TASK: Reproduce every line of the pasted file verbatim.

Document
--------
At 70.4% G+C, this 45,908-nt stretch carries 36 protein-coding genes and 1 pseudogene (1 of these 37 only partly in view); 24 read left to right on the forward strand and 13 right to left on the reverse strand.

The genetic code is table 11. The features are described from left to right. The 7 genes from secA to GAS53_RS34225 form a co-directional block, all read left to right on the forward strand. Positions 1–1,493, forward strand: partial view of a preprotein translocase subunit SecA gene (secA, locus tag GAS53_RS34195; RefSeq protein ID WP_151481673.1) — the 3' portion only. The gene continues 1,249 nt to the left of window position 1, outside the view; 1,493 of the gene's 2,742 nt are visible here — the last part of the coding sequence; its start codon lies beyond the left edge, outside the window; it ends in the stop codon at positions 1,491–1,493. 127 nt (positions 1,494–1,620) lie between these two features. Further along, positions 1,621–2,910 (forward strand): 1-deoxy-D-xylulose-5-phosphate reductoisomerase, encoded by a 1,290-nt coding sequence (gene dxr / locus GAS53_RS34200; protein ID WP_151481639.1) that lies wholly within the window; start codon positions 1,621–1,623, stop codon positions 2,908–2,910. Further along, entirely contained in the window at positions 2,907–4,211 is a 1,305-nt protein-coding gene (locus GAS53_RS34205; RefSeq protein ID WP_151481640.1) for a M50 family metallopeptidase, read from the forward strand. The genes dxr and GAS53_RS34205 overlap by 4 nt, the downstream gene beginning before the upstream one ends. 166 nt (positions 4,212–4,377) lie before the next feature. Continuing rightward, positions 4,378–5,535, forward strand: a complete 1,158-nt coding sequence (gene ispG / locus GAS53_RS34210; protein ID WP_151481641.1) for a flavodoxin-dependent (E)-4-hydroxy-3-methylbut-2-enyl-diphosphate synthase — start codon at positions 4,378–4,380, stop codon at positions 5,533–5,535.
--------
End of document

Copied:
At 70.4% G+C, this 45,908-nt stretch carries 36 protein-coding genes and 1 pseudogene (1 of these 37 only partly in view); 24 read left to right on the forward strand and 13 right to left on the reverse strand.

The genetic code is table 11. The features are described from left to right. The 7 genes from secA to GAS53_RS34225 form a co-directional block, all read left to right on the forward strand. Positions 1–1,493, forward strand: partial view of a preprotein translocase subunit SecA gene (secA, locus tag GAS53_RS34195; RefSeq protein ID WP_151481673.1) — the 3' portion only. The gene continues 1,249 nt to the left of window position 1, outside the view; 1,493 of the gene's 2,742 nt are visible here — the last part of the coding sequence; its start codon lies beyond the left edge, outside the window; it ends in the stop codon at positions 1,491–1,493. 127 nt (positions 1,494–1,620) lie between these two features. Further along, positions 1,621–2,910 (forward strand): 1-deoxy-D-xylulose-5-phosphate reductoisomerase, encoded by a 1,290-nt coding sequence (gene dxr / locus GAS53_RS34200; protein ID WP_151481639.1) that lies wholly within the window; start codon positions 1,621–1,623, stop codon positions 2,908–2,910. Further along, entirely contained in the window at positions 2,907–4,211 is a 1,305-nt protein-coding gene (locus GAS53_RS34205; RefSeq protein ID WP_151481640.1) for a M50 family metallopeptidase, read from the forward strand. The genes dxr and GAS53_RS34205 overlap by 4 nt, the downstream gene beginning before the upstream one ends. 166 nt (positions 4,212–4,377) lie before the next feature. Continuing rightward, positions 4,378–5,535, forward strand: a complete 1,158-nt coding sequence (gene ispG / locus GAS53_RS34210; protein ID WP_151481641.1) for a flavodoxin-dependent (E)-4-hydroxy-3-methylbut-2-enyl-diphosphate synthase — start codon at positions 4,378–4,380, stop codon at positions 5,533–5,535.